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post #1 of 9 Old 12-24-2006 Thread Starter
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Relative value of Admiralty Pilots

We are planning to circumnavigate in 2009 and hope to be out for five years or so on a 41 foot steel pilothouse cutter. I would welcome opinions on the relative merits of buying Admiralty or other pilot charts. By pilot charts, I mean the large scale maps of the world's traditional sailing routes, with month by month average wind directions and speeds and so on.

Space is not, as such, an issue.

As I see it, the pilots are good for specifics (when the tramonta comes off Spain, and so on) and general route planning. We understand that the recent warming trends and cyclical phenomena like El Nino can skew the averages (ask me about the crazy amount of easteries on Lake Ontario the last few years...), but are pilots still worth the expense and the space they take up?

U.S. versus British pilot comments are also welcome.
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post #2 of 9 Old 12-25-2006
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Yes, I think that the pilots are still a good resource to have aboard. But, I'm a bit of a traditionalist and think that having a sextant aboard and the nav tables needed use one are also a good idea.

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post #3 of 9 Old 12-25-2006
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Probably good long term investment. The Brits were printing their charts on substantially better stock than US charts as well. Not aware of similar product in US chart catalog.
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post #4 of 9 Old 12-25-2006 Thread Starter
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Quote:
Originally Posted by sailaway21
Probably good long term investment. The Brits were printing their charts on substantially better stock than US charts as well. Not aware of similar product in US chart catalog.
I think it's called "Sailing Directions" in the U.S. books, which are slightly smaller. I didn't look too closely at them at my chart dealer's place, because they are awkward to deploy.

As for "traditional", I have an Astra IIIB, a Freiberger Yacht Drum Sextant from the '70s and already own the 2007 tables. I also have a working Tayana NC-77 and the table mods to make it predict star positions to mid-07.

I even possess a lead line

I am going to be doing sights and reductions this winter with a liveaboard going south in '08, so I guess I'm traditional enough. I plan to go all-celestial on passage with two sights a day and GPS as a confirmation. If the GPS seems off, I'll rely on celestial, as the stars (so far) can't be turned off by executive order.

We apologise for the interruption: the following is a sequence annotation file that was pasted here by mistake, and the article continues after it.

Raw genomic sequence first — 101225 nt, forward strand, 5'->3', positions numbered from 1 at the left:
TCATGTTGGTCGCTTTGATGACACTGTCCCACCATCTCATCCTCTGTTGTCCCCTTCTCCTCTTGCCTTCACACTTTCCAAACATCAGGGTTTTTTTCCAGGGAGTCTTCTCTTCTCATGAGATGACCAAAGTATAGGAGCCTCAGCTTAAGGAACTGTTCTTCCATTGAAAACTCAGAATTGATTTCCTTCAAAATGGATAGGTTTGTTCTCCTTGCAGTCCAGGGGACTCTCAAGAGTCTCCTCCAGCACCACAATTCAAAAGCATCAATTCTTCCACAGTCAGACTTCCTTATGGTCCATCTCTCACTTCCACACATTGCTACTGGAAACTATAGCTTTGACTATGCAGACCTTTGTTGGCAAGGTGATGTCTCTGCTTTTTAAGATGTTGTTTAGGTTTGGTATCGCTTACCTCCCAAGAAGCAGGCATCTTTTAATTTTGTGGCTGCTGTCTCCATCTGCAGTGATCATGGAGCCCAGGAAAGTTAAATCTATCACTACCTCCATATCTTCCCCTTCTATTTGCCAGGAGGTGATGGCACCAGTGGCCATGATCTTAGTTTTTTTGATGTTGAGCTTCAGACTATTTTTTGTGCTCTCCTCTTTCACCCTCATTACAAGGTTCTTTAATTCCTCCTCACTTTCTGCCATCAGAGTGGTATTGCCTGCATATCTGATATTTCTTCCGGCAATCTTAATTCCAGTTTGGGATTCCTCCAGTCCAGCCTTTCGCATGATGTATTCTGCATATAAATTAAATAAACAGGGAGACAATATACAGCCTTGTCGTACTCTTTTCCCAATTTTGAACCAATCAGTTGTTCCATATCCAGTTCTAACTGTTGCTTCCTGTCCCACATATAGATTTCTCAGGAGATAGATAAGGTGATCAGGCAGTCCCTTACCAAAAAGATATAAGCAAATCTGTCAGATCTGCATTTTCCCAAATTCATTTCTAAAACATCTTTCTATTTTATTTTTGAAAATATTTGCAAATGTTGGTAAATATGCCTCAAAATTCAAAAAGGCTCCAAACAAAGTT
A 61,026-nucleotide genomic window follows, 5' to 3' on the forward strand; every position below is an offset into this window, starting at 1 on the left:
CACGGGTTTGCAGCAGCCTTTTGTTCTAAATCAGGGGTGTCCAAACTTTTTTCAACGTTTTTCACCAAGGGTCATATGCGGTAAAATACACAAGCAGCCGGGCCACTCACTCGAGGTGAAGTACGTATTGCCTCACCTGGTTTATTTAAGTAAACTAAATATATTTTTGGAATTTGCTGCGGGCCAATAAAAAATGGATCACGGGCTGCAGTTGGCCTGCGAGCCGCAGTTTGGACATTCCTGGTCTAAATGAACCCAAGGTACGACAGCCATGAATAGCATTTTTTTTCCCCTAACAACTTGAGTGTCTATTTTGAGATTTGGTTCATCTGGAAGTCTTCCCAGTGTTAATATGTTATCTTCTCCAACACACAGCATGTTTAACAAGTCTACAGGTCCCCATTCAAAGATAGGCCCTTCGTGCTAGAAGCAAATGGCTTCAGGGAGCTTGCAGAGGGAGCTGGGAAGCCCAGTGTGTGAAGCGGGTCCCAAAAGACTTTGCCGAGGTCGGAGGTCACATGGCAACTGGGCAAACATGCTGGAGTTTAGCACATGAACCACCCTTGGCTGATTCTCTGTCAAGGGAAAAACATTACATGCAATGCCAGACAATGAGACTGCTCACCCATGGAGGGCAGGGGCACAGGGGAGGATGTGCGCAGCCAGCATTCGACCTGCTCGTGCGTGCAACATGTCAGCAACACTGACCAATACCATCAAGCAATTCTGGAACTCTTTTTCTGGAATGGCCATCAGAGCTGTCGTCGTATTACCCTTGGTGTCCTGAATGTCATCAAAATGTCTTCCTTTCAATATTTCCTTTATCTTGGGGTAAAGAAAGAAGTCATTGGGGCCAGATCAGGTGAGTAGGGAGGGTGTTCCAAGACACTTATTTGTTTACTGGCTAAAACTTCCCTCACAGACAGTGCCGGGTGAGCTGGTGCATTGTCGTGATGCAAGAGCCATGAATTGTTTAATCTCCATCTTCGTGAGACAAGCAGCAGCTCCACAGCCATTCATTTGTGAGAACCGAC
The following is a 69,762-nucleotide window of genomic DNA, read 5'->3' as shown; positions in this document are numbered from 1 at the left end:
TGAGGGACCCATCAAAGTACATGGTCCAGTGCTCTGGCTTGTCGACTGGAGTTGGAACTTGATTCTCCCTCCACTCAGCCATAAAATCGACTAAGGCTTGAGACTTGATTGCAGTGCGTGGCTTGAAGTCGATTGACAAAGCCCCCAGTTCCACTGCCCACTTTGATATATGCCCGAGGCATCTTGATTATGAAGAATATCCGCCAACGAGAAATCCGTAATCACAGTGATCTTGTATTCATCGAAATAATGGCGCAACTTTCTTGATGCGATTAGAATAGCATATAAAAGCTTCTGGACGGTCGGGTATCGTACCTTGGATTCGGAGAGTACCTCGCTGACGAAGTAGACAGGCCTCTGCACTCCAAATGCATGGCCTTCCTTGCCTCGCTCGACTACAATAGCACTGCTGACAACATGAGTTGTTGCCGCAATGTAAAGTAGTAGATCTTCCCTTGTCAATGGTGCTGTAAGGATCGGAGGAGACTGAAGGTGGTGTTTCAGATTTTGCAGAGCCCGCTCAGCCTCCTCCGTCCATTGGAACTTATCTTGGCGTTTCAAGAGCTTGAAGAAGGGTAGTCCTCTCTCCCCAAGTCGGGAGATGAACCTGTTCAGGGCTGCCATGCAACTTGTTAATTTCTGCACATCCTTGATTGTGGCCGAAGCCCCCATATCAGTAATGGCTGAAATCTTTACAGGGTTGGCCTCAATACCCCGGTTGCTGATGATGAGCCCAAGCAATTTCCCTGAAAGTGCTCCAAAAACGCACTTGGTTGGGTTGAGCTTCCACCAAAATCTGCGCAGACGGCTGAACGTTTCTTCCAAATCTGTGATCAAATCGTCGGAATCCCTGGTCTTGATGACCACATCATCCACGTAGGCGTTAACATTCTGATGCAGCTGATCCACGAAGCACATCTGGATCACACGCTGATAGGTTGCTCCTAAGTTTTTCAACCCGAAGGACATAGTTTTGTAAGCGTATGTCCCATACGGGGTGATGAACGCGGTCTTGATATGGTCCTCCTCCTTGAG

Thanks for the suggestions.
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post #5 of 9 Old 12-25-2006
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You can download for free any one or all of the Atlas of Pilot Charts at www.nga.mil/portal/site/maritime and itís worth the time. I think they are just as valid today as they were 50 years ago and they are great for route planning. If you can itís also worth getting a copy of Ocean Passages of the World published by the British government.
All the best,
Robert Gainer
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post #6 of 9 Old 12-25-2006
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Kewl link! Thanks Robert!!
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post #7 of 9 Old 12-28-2006 Thread Starter
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Quote:
Originally Posted by Tartan34C
You can download for free any one or all of the Atlas of Pilot Charts at www.nga.mil/portal/site/maritime and itís worth the time. I think they are just as valid today as they were 50 years ago and they are great for route planning. If you can itís also worth getting a copy of Ocean Passages of the World published by the British government.
All the best,
Robert Gainer
Excellent advice! I get some almanac info here; I forgot that I could d/l pilots as well.

Certainly helps to decide what to print.
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Valiente,
How are you getting your Tamaya calc to work-assume you have one from the last century?
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I use the correspondence tables listed here:

http://www.tamaya-technics.com/nc77user.htm

It makes the NC-77 a true almanac-calculator for only the next six months or so, but as that's when I'm both practising and teaching another cruiser celestial sight reductions, that's better than nothing!

Truth be told, we have the commercial almanac already, but the calculator is illustrative of the steps you'd need to take in the absence of a current almanac or other aids.
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